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How 6 Moms Made Money from Direct Sales

Millions of women are weathering the still-tough economy by earning extra cash through direct sales: supplementing a salary that just doesn't cover everything or replacing one that vanished. Innovative options include power tools, home decor items, even professionally fitted bras. These moms are all making a home-party business work for them.

By Ellen Parlapiano

Ginny Fiscella
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Ginny Fiscella

Ginny Fiscella, 47

Mom of two, ages 15 and 12

Lives in Overland Park, Kansas

Product: Silpada jewelry (silpada.com)

Started: 1999

Works: 4 days and 2 nights a week

Manages: 2,000

Earns: Over $200,000 per year

It's a typical workday in the Fiscella home: Ginny, leader of Silpada jewelry company's top sales force, makes phone calls in her home office, while husband Doug handles her administrative tasks from his laptop in the kitchen. The arrangement gives him time with daughters Caroline and Molly and frees Ginny to focus on what she does best—selling, recruiting, and motivating her team.

Backstory: In 1999 Ginny left her full-time job in hospice management when the family moved from Arizona to Kansas so that Doug could take a new job. Bored one afternoon, she browsed through a Silpada catalog that belonged to her sister-in-law. "Halfway through, I already had a $350 wish list," she says. So Ginny decided to become a rep to earn some free bling and hopefully make friends. She took $1,000 from savings to purchase display jewelry, conservatively calculating that she'd need 12 parties to replenish the account. Her first party yielded $1,500 in sales, $450 each in commission and free jewelry, and six more bookings. Doug said, "Something tells me we've got a good thing going here."

Then what? Within a year and a half, Ginny was earning $3,000 to $4,000 a month, doing two to three parties a week. However, not wanting to seem pushy, she wasn't recruiting her hostesses to sell. After her best friend signed up as a rep, and found she could finally afford to cover all her kids' sports activities, she told Ginny, "Shame on you for keeping this to yourself." That's when Ginny started recruiting anywhere and everywhere: at the supermarket, on vacation, even in restaurants. (When a fellow diner complimented her bracelets, Ginny gave them to her, along with an info kit. The woman became a rep a few weeks later.) By 2005, Ginny was making six figures annually from three parties a week and commissions on her team's sales. Meanwhile, Doug had changed jobs and was miserable. He decided to quit so Ginny could expand her business even more. His handling of car pools and homework has enabled her to achieve $1 million in cumulative retail sales and become the family's main breadwinner. Ginny admits initially feeling guilty about delegating "mom" tasks to Doug. "But I feel much more fulfilled now," says Ginny, "which is better for all of us."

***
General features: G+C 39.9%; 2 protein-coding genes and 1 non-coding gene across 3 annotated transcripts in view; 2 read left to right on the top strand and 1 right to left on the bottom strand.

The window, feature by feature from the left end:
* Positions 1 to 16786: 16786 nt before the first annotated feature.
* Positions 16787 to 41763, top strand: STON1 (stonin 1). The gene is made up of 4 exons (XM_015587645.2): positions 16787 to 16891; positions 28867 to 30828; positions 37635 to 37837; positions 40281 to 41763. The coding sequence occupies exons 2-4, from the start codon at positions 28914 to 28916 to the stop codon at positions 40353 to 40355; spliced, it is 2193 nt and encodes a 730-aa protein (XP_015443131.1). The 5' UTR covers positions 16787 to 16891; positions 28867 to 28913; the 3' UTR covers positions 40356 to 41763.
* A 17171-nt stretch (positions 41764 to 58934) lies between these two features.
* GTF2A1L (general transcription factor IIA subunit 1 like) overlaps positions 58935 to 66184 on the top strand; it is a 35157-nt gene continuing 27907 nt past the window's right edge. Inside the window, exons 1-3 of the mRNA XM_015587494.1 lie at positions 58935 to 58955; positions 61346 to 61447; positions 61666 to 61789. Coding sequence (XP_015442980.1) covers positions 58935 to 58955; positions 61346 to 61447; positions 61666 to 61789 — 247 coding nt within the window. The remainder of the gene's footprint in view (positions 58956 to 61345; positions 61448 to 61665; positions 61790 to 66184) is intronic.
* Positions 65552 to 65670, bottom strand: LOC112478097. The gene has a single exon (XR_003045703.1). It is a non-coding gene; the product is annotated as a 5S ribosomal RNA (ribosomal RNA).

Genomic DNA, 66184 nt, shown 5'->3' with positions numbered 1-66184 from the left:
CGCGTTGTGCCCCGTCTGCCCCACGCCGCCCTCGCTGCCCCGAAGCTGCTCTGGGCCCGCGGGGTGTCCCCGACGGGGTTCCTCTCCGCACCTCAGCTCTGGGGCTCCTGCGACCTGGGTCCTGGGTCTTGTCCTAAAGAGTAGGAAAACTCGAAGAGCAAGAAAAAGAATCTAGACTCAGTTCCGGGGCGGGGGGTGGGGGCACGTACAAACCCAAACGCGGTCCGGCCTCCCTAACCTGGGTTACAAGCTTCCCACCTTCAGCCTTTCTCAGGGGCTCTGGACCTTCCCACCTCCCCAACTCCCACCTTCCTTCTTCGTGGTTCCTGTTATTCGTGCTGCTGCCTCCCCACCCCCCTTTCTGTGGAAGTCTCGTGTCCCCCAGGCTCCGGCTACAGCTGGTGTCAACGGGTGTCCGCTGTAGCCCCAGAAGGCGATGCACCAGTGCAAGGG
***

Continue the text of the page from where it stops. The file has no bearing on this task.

Nakia Evans
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Malek Naz

Nakia Evans, 35

Mom of three, ages 18 and 16 (twins)

Lives in Baltimore, Maryland

Product: Soul Purpose body care (soulpurpose.com)

Started: April 2009

Works: Around 35 hours per week

Manages: 257

Earns: Around $40,000 per year

All it took was a few minutes of soaking her feet at a cousin's spa party for Nakia to fall in love with Soul Purpose all-natural scrubs. She started selling on nights and weekends to supplement what she earned as a full-time commercial property manager and subsidize her children's school trips, extracurriculars and proms. As she grew her team (which includes her mom and husband Robert, 39), she realized this was a great opportunity for teens too. "They always need money but have limited time to work," she says. Her son, James, 18, had already made some sales to friends and teachers. But Nakia envisioned a formal entrepreneurship program, with training and mentoring from seasoned sellers, teaching teens how to grow businesses that fit around schoolwork and activities.

Backstory: Nakia drafted a proposal for her Essential Soul Purpose Youth (ESPY) mentoring program, for ages 14 to 17, and pitched it to company CEO Nadine Thompson, who loved the idea. Nakia found 15 interested teens through her kids and sales force. They kicked off with a fashion show fundraiser in February 2011, with aspiring entrepreneurs modeling Soul Purpose makeup and clothes from local boutiques, to build buzz and recruit community mentors.